The South Dakota Marijuana Controversy

As other states begin to review their laws on the criminality of the possession and use of marijuana, South Dakota continues to make it illegal for any person to possess or ingest the drug — whether a medicinal or recreational use.  However, there is significant controversy and confusion regarding new derivatives of the marijuana drug.  In the past few years, new techniques have emerged that allow for the extraction of the potent chemical found in marijuana, THC or Delta- 9 –Tetrahydrocannibinol to be made into a hashish, oil, wax or edible form that is much more potent than the original plant.

In many surrounding states, marijuana, as well as its derivatives, is listed as Schedule 1 Controlled Substances and possession is dealt with similarly by weight of the substance.  However, in South Dakota, marijuana is not listed as a controlled substance, but its derivatives are listed as a controlled substance.  This means that possession of marijuana may not be a felony, but the possession of wax, shatter, dab or an edible is a felony.  Or is it?

In South Dakota, possession of 2 ounces or less of marijuana in its unaltered state is considered a Class 1 Misdemeanor punishable by up to 1 year in jail and/or a $2000 fine.  However, possession of hashish, hash oil and marijuana derivatives containing THC is a Class 4 Felony punishable by up to 10 years in prison and/or a $20,000 fine.  These laws and their distinctions have been untested for several years.  But now, with the advent of newer types of concentrates as well as some high-profile offenders, the laws have come under scrutiny.  The controversy is complex and its most basic premise comes from the fact that marijuana is the only precursor for hash, or other derivatives containing THC.  The way the laws are written create a confusion that makes it impracticable for anyone to be able to distinguish what is and what is not “marijuana”.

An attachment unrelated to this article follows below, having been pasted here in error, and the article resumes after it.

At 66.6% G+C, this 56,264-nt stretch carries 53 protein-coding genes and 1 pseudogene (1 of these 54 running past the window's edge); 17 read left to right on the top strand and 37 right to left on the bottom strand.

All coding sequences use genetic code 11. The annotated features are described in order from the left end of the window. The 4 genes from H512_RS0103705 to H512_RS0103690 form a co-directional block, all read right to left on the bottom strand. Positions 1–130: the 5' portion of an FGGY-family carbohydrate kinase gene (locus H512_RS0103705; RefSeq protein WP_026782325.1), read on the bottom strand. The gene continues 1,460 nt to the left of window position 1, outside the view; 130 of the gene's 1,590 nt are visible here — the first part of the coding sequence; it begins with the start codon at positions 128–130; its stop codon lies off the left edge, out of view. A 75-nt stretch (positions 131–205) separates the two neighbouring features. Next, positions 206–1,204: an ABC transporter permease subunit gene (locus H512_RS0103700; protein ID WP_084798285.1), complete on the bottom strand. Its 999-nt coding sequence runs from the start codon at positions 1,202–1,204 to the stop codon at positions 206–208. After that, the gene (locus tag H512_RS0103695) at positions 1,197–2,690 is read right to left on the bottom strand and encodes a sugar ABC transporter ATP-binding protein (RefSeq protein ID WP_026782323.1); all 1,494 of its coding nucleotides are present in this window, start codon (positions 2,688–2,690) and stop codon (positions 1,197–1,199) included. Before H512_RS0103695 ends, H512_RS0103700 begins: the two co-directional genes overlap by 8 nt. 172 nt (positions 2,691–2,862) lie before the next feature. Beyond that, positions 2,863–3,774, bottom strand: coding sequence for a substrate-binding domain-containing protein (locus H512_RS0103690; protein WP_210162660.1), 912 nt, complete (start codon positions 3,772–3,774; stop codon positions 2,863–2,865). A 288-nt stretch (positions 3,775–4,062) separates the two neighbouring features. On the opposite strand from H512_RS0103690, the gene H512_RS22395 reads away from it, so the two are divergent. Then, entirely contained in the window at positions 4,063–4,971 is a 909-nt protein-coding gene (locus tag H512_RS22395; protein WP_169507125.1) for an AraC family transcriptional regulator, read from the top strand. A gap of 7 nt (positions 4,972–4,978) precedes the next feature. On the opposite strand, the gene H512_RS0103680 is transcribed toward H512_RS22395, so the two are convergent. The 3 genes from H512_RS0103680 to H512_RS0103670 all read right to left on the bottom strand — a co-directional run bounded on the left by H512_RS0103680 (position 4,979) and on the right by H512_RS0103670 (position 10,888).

A Fourth Circuit State Court in South Dakota has construed the applicable statutes and found two separate defendants not guilty of possession of a controlled substance in the form of marijuana concentrates.  The reasoned opinions hold that the applicable statutes regarding marijuana when harmonized with each other say that if the substance contains an extraction of marijuana, it is marijuana and should not be considered a controlled substance, and any other interpretation of the applicable statutes creates a result that is ambiguous and contradictory — potentially creating confusion for the ordinary citizen. It should be noted that this is the opinion of just one State Circuit Court in South Dakota and is not the binding law of the State of South Dakota.

 

Until South Dakota legislature changes the statutes or the Supreme Court provides clarity by its judicial review of these statutes this controversy concerning what is and is not “marijuana” continues.

If you or someone you know has been charged with possession or any other crime, you can trust that the attorneys at Wilka, Welter & Ash, LLP are up to date on the law and can assist you in your defense.

 

 

Posted in Wilka & Welter LLP Law Blog.